Last week I read Dawn Camp’s letter to herself and Holly Gerth’s letter this weekend and found inspiration to write my own. Maybe you should write a letter to your teenage self too! If you do, be sure to link up with Emily or read others’ letters at her site which are sure to make you laugh, cry and reflect. Be sure to check out her new book, Grateful, released earlier this month. It is a great gift for younger girls and something my teenage self wishes she could have read.
Dear teenage self,
Savor every moment because time does fly. Make the most of your friendships and make deep/meaningful connections with people. Most importantly, don’t take yourself so seriously and take time out for service projects, like spending summers as a camp counselor… you’ll always wish you had and the time spent making money for college didn’t help much – the debt is still there and it’s manageable not suffocating like you were brought up to believe. Listen to your heart more instead of your parents and allow God to direct your feet. When people tell you that you are different, ask them what they see, instead of brushing it off thinking everyone is the same.
Don’t date the “same boy” but enjoy being with friends more and dating more than one boy – you’ll always wonder what it would’ve been like going to your senior prom with a different date. You are far prettier than you ever gave yourself credit for and no one saw all those zits anyway, except for those that were more insecure than you.
Spend more time getting to know your sister and less time making fun of her – although you think it is “fun” she is at a very fragile point right now. You will never grasp the fullness of her love until you are older, so much so that the thought of losing her makes your heart ache. As you get older you’ll realize that no one compares to her and that the reason you are able to love so much has to do with your relationship with her. You believe in yourself and your own independence because of how she has laid the path for you. She is seemingly different and you will always wish you would’ve stood up for her more and been willing to fight for others to have seen her side of the situation(s).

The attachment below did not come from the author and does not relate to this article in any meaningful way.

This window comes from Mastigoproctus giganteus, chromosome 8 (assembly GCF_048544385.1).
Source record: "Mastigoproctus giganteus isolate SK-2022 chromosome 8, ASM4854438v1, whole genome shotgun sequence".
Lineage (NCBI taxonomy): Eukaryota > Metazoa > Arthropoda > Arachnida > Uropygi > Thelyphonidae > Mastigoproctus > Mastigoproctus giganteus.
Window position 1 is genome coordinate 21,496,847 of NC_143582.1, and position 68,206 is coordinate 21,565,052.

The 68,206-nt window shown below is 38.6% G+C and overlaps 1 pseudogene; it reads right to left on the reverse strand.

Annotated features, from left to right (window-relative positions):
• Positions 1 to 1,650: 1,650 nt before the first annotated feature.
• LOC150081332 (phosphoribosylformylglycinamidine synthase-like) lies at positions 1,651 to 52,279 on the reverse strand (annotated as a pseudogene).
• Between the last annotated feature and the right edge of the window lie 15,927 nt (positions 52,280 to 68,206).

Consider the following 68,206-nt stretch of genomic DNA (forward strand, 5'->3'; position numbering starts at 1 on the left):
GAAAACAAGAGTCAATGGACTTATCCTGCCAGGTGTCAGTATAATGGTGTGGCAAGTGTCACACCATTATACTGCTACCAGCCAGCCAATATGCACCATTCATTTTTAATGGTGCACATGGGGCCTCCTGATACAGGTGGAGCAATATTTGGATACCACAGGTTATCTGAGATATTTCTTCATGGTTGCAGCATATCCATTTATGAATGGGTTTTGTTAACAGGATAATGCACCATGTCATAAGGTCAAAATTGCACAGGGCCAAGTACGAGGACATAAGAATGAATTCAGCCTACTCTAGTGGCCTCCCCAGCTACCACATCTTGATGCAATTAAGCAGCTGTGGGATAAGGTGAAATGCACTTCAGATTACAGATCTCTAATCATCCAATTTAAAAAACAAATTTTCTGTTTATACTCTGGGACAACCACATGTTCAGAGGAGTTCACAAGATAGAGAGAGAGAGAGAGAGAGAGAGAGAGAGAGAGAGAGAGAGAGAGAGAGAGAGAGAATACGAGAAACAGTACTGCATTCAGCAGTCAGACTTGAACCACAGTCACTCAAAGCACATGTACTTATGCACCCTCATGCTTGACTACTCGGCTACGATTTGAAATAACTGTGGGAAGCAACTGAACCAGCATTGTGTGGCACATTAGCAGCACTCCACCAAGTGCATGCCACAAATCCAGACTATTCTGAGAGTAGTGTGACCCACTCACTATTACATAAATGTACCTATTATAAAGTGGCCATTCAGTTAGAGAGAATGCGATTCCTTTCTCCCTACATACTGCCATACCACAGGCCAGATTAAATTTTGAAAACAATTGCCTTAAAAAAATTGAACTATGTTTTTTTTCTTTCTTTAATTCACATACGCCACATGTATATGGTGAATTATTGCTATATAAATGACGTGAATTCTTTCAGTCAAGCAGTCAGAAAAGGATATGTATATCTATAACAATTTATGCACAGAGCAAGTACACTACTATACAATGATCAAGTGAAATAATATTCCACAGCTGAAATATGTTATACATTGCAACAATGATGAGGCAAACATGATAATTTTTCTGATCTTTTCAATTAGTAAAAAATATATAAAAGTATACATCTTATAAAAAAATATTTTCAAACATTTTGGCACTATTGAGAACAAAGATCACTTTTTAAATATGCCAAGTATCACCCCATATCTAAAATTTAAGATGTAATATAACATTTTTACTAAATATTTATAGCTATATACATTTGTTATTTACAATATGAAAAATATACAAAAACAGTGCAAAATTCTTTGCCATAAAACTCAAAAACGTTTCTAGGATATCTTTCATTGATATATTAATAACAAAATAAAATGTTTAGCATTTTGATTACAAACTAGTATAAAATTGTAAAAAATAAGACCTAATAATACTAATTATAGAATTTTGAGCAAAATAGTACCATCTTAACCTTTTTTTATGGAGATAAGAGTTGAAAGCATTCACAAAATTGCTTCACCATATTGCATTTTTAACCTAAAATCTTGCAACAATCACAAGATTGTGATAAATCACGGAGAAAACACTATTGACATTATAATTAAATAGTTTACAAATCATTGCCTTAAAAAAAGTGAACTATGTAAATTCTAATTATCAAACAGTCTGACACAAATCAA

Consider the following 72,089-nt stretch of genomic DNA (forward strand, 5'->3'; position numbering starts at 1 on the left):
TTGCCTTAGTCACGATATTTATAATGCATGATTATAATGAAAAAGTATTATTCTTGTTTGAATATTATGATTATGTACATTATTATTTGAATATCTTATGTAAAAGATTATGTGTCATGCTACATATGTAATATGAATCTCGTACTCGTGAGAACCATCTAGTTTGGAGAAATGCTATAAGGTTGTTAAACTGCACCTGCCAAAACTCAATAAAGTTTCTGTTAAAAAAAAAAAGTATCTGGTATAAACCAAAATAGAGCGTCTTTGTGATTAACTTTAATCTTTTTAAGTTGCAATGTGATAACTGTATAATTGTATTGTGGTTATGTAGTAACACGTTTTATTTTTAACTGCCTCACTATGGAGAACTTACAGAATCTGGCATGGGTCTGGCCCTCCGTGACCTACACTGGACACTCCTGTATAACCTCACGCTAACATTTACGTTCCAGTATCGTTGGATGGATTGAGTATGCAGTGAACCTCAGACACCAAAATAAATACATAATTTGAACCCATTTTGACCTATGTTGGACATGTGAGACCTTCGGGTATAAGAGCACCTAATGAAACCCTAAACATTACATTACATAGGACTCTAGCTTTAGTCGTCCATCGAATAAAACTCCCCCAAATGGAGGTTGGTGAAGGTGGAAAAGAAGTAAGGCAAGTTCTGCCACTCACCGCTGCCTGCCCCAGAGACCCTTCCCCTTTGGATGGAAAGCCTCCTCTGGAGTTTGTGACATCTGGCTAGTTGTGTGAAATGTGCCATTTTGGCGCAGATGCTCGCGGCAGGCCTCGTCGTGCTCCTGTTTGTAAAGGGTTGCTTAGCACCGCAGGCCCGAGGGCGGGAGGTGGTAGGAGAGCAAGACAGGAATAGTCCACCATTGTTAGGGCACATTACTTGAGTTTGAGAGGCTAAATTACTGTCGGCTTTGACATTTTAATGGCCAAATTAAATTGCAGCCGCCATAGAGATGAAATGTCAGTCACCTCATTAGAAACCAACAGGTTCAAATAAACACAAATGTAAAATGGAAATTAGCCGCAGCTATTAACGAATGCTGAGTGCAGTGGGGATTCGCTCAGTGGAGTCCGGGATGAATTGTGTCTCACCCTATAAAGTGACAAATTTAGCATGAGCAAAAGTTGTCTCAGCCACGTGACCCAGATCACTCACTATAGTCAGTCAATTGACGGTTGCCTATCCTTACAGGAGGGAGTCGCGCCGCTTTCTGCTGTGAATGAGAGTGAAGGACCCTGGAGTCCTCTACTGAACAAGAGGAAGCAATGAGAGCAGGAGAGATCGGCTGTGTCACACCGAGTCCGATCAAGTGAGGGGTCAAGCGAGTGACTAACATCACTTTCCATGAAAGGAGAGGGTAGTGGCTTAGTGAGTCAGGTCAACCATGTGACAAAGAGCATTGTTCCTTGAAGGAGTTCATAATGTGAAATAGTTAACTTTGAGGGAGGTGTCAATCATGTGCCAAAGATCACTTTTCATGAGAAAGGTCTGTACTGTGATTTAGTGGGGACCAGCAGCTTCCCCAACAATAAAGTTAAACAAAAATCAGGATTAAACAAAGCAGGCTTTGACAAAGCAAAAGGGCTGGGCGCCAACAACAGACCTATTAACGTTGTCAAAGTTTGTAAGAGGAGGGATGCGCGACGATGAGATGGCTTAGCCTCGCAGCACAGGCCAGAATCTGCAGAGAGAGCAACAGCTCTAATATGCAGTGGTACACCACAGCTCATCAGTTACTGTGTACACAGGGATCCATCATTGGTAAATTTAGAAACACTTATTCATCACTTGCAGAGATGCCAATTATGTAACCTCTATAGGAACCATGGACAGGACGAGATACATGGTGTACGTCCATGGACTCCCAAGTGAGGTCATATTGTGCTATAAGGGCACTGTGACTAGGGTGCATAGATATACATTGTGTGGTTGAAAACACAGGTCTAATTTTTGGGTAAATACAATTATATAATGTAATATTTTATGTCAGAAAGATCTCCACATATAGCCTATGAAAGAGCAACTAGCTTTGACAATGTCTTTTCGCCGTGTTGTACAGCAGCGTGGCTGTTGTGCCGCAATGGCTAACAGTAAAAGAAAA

Push yourself to do things and don’t back down. Don’t tell yourself you don’t have a strong witness and really learn how to love others and defend them to those who don’t understand. Read your Bible more and learn as much as you can about your grandmother’s recipes because nothing will ever beat her exceptional southern home cookin’. And while we talk about your grandmother, be sure you tell her you love her and learn as much as you can from her. She will be gone in a few shorts years, and you will wish you knew more about her as an adult and woman of faith. Once you are married, you will wonder who she was as a wife and want to share her soft-spirit.
Although there are no “regrets” as they’ve made you who you are today, you will look back and sometimes wish you could have spent more time in the moments you’re living now (with no homework of course!). And although you never planned and dreamt about your wedding growing up, it was a very special day. Always stay true to yourself and don’t try to fight to not become someone you never were in the first place. Don’t ever stop dreaming and pushing to become a better person, because that’s where you will find God in your friendships and in yourself. Be the best person you can be for today and don’t have regrets about yesterday or already be thinking about tomorrow.